Investment Advisor

MAY 2020

Investing When There’s No Playbook: 5 Questions to Assess the COVID-19 Market Environment

As the repercussions of COVID-19 evolve, many investors have come to terms with the fact that there is simply no normal playbook for a market defined by a pandemic. With that in mind, Doug Cohen, managing director, portfolio management, delves into the broad parameters of five questions that are particularly pertinent, including the timeline for a medical breakthrough, emergence of a new paradigm, and the market and Fed’s place in economic recovery.


Part I: Record Economic Expansion and Reduced Recession Indicators Drive Consensus Views for 2020

Doug Cohen, managing director, portfolio management introduces us to consensus views for 2020 that prolong the longest US economic expansion on record extending into its 12th year. New year consensuses favor dwindling recession indicators and stabilized credit conditions. In Part I of his observations, Doug also shares his take on the Fed, election odds, and investor sentiments around the bull market.


Part II: Record Economic Expansion and Reduced Recession Indicators Drive Consensus Views for 2020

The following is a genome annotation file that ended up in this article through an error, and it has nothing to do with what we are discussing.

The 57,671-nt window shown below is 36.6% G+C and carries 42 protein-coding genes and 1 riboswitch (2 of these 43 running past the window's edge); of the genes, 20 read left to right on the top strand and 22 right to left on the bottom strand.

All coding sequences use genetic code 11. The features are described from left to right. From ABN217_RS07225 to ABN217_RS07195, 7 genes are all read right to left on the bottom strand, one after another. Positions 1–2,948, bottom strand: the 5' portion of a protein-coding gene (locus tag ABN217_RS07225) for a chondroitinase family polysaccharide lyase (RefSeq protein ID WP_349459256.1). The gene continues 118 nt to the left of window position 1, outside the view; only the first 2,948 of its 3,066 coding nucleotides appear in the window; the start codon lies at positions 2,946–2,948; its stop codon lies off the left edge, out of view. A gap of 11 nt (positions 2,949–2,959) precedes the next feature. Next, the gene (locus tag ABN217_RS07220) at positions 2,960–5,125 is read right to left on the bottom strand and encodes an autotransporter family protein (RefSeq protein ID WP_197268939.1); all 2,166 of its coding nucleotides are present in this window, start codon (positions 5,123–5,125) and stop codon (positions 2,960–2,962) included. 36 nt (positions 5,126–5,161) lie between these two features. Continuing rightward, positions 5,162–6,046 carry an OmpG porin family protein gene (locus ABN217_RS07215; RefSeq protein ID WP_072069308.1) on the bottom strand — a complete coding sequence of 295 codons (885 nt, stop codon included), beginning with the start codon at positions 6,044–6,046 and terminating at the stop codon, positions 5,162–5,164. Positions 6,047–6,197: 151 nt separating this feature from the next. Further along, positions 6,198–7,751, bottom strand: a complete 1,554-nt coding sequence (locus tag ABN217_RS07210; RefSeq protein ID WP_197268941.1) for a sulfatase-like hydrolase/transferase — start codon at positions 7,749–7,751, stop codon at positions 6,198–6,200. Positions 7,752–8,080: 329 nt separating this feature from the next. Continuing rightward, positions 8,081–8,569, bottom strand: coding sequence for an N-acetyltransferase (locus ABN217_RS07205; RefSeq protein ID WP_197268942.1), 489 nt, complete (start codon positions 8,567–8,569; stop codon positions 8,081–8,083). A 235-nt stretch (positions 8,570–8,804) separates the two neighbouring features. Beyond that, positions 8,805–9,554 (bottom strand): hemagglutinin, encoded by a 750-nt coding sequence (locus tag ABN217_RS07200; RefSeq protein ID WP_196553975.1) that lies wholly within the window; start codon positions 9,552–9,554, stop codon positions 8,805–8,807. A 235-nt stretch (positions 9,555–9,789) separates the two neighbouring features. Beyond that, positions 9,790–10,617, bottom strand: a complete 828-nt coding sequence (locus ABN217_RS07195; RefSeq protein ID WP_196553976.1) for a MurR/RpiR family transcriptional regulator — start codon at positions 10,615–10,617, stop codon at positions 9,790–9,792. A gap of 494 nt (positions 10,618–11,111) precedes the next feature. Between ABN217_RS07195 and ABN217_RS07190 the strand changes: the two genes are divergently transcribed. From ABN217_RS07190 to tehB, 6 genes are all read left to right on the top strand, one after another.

In the second and final synopses of his market outlook, Doug Cohen, managing director, portfolio management addresses lingering consensuses surrounding geopolitical shocks, overseas market performance, stocks and earnings, and trade policy concerns.


Debating the Likelihood of an Economic Recession, Interest Rake Hike, and Inflation Acceleration

As we enter 4Q19, managing director Doug Cohen revisits his predicted probabilities from 1Q19 for the likelihood of an economic recession, a Fed interest rate hike, and inflation acceleration in 2019. Did Doug’s forecasts hold true?


Capitalizing Culture As An Asset

In an industry focused on developing variant perceptions, most investors tend to create variance through interpretations of quantifiable metrics—brushing off intangible factors as immaterial to financial success. Alex Chown, Research Associate, states that through this approach, it’s common for investors to overlook the affect the impact culture has on the directional success or failure of an organization—potentially giving an advantage to those that do.